Traffic Safety Perspectives

illustration of poor traffic safetyI am blessed with readers who send me e-mail to suggest traffic safety topics to write about, share a story or even a bit of humour. It's the humour that triggered this column, specifically a photo of people from a third world country packed into a vehicle in a manner that would be totally unacceptable today in British Columbia.

The Good Old Days in BC

I don't have to dig too far in my own memory to recall when we used to load the back of my father's pickup with the neighbourhood kids and set off on an adventure. I can remember standing up in the box of the truck holding onto the headache rack behind the cab and trying to see ahead into that 80 km/h wind.

Traffic Safety Today

Of course, I would never think of doing that today, mainly because of the collision scenes that I have investigated in my traffic enforcement career. It's just too easy to contemplate what might happen.

A Feeling of Superiority

Do we feel a sense of superiority when we compare ourselves to the people in this e-mail picture?

There is no doubt in my mind that more than some of us feel exactly this way. There should be a law to protect these crazy people from themselves! Clearly they can't make the right decision on their own.

Let's Look in the Mirror

Whoa! Time to look in the mirror fellow British Columbians.

We have quite a collection of traffic laws, don't we? 10 over the limit is not a problem, following closely enough to read the fine print on the license plate validation decal gets us there a few seconds sooner and rolling through a stop sign or hesitating slightly before turning right at a red light are only a few of the common ways we flout them.

Who should laugh at whom?

To Look Back From The Future

It would be nice if I could look back at today from twenty years in the future and find a culture where drivers are safety oriented and taking liberties with all the driving conventions was frowned on.

Will it happen? That all depends on how you and I choose to behave and the way we pass that thought on to our children.

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B.C.'s Road Safety Strategy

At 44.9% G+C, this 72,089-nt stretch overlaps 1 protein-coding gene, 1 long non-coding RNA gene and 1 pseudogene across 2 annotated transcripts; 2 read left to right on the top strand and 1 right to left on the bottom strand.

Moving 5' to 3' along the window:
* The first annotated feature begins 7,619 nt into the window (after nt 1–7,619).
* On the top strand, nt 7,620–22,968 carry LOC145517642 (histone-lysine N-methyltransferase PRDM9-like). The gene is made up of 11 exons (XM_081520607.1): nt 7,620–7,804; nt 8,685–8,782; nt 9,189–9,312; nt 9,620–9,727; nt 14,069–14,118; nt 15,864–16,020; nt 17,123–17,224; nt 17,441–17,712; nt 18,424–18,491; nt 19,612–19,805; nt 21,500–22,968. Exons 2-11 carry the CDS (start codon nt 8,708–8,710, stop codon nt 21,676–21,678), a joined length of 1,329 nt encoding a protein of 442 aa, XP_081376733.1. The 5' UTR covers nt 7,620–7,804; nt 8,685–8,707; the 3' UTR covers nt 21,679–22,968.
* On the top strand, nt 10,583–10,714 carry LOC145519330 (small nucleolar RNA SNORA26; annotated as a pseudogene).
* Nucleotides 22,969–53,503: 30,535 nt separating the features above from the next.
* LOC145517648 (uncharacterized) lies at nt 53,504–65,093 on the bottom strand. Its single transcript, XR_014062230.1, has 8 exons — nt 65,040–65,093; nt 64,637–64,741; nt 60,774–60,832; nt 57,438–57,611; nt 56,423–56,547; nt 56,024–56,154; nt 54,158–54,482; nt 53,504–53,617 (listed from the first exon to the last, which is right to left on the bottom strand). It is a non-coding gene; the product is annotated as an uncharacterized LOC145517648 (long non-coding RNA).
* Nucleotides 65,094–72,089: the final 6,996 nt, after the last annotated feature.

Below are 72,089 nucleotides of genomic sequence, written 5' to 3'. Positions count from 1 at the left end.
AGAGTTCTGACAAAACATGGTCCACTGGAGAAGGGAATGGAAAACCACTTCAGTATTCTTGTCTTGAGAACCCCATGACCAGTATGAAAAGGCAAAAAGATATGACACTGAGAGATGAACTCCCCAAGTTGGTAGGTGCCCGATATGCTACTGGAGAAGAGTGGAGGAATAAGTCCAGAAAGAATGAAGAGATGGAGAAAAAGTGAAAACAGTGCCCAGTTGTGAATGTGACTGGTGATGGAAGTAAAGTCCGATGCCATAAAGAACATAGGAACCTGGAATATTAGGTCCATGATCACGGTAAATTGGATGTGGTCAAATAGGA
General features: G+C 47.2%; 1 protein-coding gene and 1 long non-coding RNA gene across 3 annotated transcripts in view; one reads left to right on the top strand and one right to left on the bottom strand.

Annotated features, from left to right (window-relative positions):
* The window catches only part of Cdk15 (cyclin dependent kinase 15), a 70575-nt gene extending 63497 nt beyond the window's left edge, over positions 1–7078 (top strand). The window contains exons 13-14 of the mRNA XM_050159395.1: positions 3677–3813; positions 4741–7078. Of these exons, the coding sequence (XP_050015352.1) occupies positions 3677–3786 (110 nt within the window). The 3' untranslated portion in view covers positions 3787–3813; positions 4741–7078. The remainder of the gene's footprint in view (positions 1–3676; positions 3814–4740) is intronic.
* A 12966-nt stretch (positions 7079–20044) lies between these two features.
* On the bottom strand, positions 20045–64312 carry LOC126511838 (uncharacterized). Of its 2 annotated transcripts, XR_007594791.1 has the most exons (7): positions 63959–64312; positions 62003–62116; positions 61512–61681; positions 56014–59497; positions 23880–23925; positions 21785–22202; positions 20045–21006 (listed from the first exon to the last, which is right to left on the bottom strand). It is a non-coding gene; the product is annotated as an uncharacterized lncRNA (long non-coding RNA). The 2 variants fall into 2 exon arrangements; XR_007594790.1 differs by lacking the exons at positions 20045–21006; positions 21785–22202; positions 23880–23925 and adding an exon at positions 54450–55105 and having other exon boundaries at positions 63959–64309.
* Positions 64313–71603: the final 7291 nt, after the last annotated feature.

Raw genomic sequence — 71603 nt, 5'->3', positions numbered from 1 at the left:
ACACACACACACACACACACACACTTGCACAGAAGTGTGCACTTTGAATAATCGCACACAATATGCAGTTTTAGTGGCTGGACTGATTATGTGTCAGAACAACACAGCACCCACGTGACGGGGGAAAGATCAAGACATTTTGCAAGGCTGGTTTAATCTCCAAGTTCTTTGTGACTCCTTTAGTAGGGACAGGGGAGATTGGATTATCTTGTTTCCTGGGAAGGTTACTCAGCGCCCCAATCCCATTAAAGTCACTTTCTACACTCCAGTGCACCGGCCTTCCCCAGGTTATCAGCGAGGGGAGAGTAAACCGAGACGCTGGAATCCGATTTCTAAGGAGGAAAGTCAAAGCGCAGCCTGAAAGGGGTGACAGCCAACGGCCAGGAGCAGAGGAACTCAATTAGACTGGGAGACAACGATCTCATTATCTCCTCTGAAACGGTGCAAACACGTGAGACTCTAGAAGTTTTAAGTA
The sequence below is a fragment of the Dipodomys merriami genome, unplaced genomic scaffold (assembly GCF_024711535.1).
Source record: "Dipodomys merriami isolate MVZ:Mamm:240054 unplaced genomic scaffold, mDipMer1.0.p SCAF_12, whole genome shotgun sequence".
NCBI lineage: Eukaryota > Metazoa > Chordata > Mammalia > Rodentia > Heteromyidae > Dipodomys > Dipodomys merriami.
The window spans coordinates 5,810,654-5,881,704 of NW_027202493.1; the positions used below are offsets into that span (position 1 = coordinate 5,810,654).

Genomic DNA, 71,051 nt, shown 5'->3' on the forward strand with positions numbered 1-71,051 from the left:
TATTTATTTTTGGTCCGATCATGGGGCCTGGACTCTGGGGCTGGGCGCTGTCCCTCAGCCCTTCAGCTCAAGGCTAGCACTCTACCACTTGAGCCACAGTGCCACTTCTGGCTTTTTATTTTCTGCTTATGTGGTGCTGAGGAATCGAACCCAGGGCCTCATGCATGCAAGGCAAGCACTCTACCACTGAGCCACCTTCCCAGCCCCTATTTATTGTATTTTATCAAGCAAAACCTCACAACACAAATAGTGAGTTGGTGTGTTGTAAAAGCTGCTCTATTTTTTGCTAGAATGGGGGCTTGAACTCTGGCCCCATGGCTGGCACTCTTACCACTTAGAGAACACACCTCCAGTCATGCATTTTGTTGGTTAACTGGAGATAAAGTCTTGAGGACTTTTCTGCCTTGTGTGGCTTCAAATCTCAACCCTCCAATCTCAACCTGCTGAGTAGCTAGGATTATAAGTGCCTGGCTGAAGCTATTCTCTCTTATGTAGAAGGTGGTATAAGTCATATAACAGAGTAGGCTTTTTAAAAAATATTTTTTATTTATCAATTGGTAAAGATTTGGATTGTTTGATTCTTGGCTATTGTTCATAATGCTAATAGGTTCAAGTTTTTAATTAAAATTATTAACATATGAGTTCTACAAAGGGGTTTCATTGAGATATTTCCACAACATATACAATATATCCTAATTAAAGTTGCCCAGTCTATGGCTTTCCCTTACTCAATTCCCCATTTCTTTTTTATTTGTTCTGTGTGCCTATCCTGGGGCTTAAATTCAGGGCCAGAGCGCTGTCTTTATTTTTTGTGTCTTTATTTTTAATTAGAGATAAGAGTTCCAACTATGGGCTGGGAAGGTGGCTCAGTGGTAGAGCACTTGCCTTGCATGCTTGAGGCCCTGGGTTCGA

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My dad was a million mile safe driving award truck driver for Imperial Oil. He gave me, I think, solid advice.

His three ideas were:

1) always expect the other guy to do something stupid so when they do, you are not surprised, you kind of expected them to do that.

2) neither be a leader or a follower. Just keep up with the traffic flow.

3) always keep you mind and eyes on the road. Always check all  your mirrors constantly. Back and side so you are always aware of what is happening around you.

I live by his advice. The only accidents I have had was one fellow  running a red light and one driving too fast on an ice covered roadway and unable to stop at a stop sign and entering the intersection illegally and hitting me  broadside.

I should mention my first accident as a teen which convinced me to think seriously about #3. I was right behind a vehicle on a Main Street when the light changed to green. We started going forward but there was a promotion on the left side of the road with cheerleaders and music. I looked over for a few seconds and the fellow in front of me, if you can believe it, actually almost stopped to gawk. I hit him in his rear.

Didn’t do much damage to either vehicle as we both were not travelling very fast.
But what a lesson for a young man. Thankfully nobody was hurt.

PS: we didn’t have airbags nor did we wear seatbelts as they were not invented yet.

I have a video from the intersection in front of my house showing two trucks going by with young children sitting in the box.

I showed the video to a number of people asking them if they would be comfortable if it was their kids in the trucks. Most said we used to do it all the time, and that I should get a life or something to that effect.

I suspect the 2 trucks are part of some outdoor activities camp, that are providing a service for kids. I see them regularly doing this but it is speculation on my part. 

My point is this, people are more concerned with having the ability to choose how to behave, regardless of the facts or laws associated with the behaviour,than be told what what or how to do something.

Of course that all changes once thing go wrong, then the blame game begins